WATCH: French flag burned on Temple Mount in a large rally against Mohammad cartoons

The protest in Jerusalem was among a number of demonstrations across the Middle East on Friday, some turning violent, against Charlie Hebdo's new cover featuring Mohammad.

By REUTERS
January 17, 2015 00:54
2 minute read.
Protesters on Temple Mount burn a French Flag

Protesters on Temple Mount burn a French Flag. (photo credit: SCREEN CAPTURE: SHEHAB NEWS AGENCY/FACEBOOK)

Hundreds of Palestinians rallied Friday afternoon on the Temple Mount against the new cover of the French satirical magazine Charlie Hebdo, which featured a drawing of Prophet Muhammad.

In a video uploaded by the Hamas-affiliated Shehab News Agency, protesters are seen burning a French flag, and shouting: “Burn it, burn it...in the cause of God, Allah. the greatest. Prophet Muhammad is our leader forever.”

 

Charlie Hebdo’s first edition since the attack on its office in Paris last week that left 12 journalists dead, which was published on Wednesday, featured another cartoon of Muhammad on a cover that critics saw as a new provocation.

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A protest in Niger against the French magazine’s cartoons turned violent on Friday as demonstrators set fire to churches and raided shops run by Christians, residents said.

Police in the former French colony’s southern town of Zinder fired tear gas on a crowd of hundreds of people as tires burned in the streets.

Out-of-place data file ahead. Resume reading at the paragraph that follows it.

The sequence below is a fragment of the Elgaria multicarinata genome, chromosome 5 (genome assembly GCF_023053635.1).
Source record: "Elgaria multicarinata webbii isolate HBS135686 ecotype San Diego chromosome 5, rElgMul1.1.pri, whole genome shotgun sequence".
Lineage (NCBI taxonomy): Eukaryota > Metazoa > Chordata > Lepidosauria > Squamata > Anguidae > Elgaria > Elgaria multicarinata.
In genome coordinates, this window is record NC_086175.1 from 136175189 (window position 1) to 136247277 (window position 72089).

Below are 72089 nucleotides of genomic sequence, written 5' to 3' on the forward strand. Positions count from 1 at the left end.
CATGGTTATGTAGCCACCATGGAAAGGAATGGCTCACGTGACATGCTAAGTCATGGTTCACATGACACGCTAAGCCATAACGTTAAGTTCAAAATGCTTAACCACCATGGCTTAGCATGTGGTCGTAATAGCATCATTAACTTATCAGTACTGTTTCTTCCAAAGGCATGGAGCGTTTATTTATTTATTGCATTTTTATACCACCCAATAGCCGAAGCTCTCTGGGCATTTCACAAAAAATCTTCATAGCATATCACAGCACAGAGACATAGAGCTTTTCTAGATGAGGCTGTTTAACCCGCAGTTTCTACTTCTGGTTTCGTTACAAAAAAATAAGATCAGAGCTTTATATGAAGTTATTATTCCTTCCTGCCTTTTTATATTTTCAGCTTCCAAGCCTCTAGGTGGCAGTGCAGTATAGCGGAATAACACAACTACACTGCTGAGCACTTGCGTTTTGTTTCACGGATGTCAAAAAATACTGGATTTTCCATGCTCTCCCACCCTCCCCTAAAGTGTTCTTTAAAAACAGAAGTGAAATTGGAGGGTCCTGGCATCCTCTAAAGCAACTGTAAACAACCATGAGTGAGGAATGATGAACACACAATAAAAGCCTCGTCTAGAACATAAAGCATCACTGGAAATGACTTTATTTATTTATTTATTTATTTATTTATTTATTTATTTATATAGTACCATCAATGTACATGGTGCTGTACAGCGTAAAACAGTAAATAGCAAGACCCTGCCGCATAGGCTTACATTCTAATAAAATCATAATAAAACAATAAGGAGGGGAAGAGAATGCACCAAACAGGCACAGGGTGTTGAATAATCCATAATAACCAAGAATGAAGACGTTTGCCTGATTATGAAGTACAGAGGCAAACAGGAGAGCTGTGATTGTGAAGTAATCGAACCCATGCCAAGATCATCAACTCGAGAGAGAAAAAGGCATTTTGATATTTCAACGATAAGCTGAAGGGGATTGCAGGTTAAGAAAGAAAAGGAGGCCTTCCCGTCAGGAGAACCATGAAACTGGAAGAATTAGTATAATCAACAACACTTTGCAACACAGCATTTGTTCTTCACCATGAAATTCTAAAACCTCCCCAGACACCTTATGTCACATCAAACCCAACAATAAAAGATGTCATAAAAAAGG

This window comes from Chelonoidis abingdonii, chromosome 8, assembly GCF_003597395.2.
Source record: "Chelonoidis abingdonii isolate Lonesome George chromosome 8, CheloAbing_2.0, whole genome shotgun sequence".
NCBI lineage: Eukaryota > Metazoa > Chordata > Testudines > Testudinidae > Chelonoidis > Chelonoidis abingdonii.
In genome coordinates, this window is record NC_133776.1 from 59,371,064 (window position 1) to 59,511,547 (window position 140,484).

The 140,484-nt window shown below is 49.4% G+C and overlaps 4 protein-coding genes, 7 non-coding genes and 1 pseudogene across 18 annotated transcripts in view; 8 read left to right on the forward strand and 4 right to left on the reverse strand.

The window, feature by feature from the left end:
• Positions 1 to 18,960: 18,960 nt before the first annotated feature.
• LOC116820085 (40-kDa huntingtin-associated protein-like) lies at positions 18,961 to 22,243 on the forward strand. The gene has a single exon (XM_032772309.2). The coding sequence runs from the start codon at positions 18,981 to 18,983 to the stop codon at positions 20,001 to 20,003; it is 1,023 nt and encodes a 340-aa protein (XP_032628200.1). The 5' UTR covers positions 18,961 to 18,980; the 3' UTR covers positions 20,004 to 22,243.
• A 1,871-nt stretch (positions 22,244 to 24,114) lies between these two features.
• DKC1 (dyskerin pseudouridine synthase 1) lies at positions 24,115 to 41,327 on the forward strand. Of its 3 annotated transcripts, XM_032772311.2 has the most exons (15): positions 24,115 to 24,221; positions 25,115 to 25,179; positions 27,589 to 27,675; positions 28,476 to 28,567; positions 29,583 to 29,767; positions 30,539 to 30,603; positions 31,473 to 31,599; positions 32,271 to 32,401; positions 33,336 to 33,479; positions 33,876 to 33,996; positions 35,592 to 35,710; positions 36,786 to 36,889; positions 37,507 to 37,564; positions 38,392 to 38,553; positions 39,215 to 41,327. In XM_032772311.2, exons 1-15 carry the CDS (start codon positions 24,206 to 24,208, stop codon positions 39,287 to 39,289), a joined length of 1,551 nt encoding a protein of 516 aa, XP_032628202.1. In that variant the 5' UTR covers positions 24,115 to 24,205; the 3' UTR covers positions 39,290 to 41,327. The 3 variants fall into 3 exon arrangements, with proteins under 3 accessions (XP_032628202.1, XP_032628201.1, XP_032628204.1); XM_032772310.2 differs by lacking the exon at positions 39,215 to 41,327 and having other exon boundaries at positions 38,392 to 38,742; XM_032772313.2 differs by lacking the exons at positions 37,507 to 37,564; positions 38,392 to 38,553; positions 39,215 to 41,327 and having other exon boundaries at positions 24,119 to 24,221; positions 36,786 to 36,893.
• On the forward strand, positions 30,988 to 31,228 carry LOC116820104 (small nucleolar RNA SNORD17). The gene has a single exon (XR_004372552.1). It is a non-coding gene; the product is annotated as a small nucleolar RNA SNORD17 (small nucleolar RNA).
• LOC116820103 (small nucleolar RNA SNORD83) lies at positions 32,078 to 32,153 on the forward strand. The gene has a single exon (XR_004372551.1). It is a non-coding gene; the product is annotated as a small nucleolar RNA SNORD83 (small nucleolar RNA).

“The protesters are crying out in local Hausa language: Charlie is Satan – let hell engulf those supporting Charlie,” said Aboubacar Mamane, a shopkeeper by telephone (See story, Page 8).

Meanwhile, in Algiers, police clashed with protesters after rioting broke out at the end of a march against the magazine.

Several officers were injured during the clashes, with police firing riot pellets and small groups of protesters responding with rocks, fireworks and bottles in the streets around the waterfront area of the Algerian capital.

Hundreds of people, including women and children had earlier marched peacefully through the capital chanting “God is Great,” singing and waving placards saying “I am Muhammad” in French and Arabic to protest against Charlie Hebdo’s cartoons.

“This is my religion. I am with my prophet and they criticized him,” said Muhammad Rechache, a truck driver who took part in the Algiers march with his young son before the riots.

Two French-born brothers of Algerian origin shot dead staff of the weekly in last week’s attack.

The front page of Charlie Hebdo’s January 14 edition shows a cartoon of a tearful Muhammad with a sign “Je suis Charlie” (I am Charlie) below the headline: “Tout est pardonné” (All is forgiven).



“I wrote ‘all is forgiven’ and I cried,” Renald “Luz” Luzier, who created the image, told a news conference on Tuesday at the weekly’s temporary office at left-wing daily Libération.

“This is our front page...it’s not the one the terrorists wanted us to draw,” he said. “I’m not worried at all... I trust people’s intelligence, the intelligence of humor.”


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